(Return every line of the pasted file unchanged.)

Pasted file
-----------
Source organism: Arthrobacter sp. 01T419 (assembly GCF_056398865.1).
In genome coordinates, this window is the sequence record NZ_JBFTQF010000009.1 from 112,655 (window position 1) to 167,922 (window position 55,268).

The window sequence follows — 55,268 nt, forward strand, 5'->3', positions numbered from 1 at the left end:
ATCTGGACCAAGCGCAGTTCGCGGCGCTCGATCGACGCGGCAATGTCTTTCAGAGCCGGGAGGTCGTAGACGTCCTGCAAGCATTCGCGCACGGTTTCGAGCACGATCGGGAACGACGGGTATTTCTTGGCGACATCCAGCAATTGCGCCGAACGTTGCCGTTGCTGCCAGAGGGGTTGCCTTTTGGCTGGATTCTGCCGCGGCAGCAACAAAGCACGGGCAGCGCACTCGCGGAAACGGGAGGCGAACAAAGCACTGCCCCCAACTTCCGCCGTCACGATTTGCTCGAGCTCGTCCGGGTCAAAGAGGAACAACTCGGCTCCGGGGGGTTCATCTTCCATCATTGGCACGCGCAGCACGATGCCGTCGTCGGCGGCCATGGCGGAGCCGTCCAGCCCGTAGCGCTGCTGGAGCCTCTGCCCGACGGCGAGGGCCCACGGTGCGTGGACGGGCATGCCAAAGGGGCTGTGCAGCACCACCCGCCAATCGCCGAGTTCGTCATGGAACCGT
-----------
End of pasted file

Source organism: Arthrobacter sp. 01T419 (assembly GCF_056398865.1).
In genome coordinates, this window is the sequence record NZ_JBFTQF010000009.1 from 112,655 (window position 1) to 167,922 (window position 55,268).

The window sequence follows — 55,268 nt, forward strand, 5'->3', positions numbered from 1 at the left end:
ATCTGGACCAAGCGCAGTTCGCGGCGCTCGATCGACGCGGCAATGTCTTTCAGAGCCGGGAGGTCGTAGACGTCCTGCAAGCATTCGCGCACGGTTTCGAGCACGATCGGGAACGACGGGTATTTCTTGGCGACATCCAGCAATTGCGCCGAACGTTGCCGTTGCTGCCAGAGGGGTTGCCTTTTGGCTGGATTCTGCCGCGGCAGCAACAAAGCACGGGCAGCGCACTCGCGGAAACGGGAGGCGAACAAAGCACTGCCCCCAACTTCCGCCGTCACGATTTGCTCGAGCTCGTCCGGGTCAAAGAGGAACAACTCGGCTCCGGGGGGTTCATCTTCCATCATTGGCACGCGCAGCACGATGCCGTCGTCGGCGGCCATGGCGGAGCCGTCCAGCCCGTAGCGCTGCTGGAGCCTCTGCCCGACGGCGAGGGCCCACGGTGCGTGGACGGGCATGCCAAAGGGGCTGTGCAGCACCACCCGCCAATCGCCGAGTTCGTCATGGAACCGT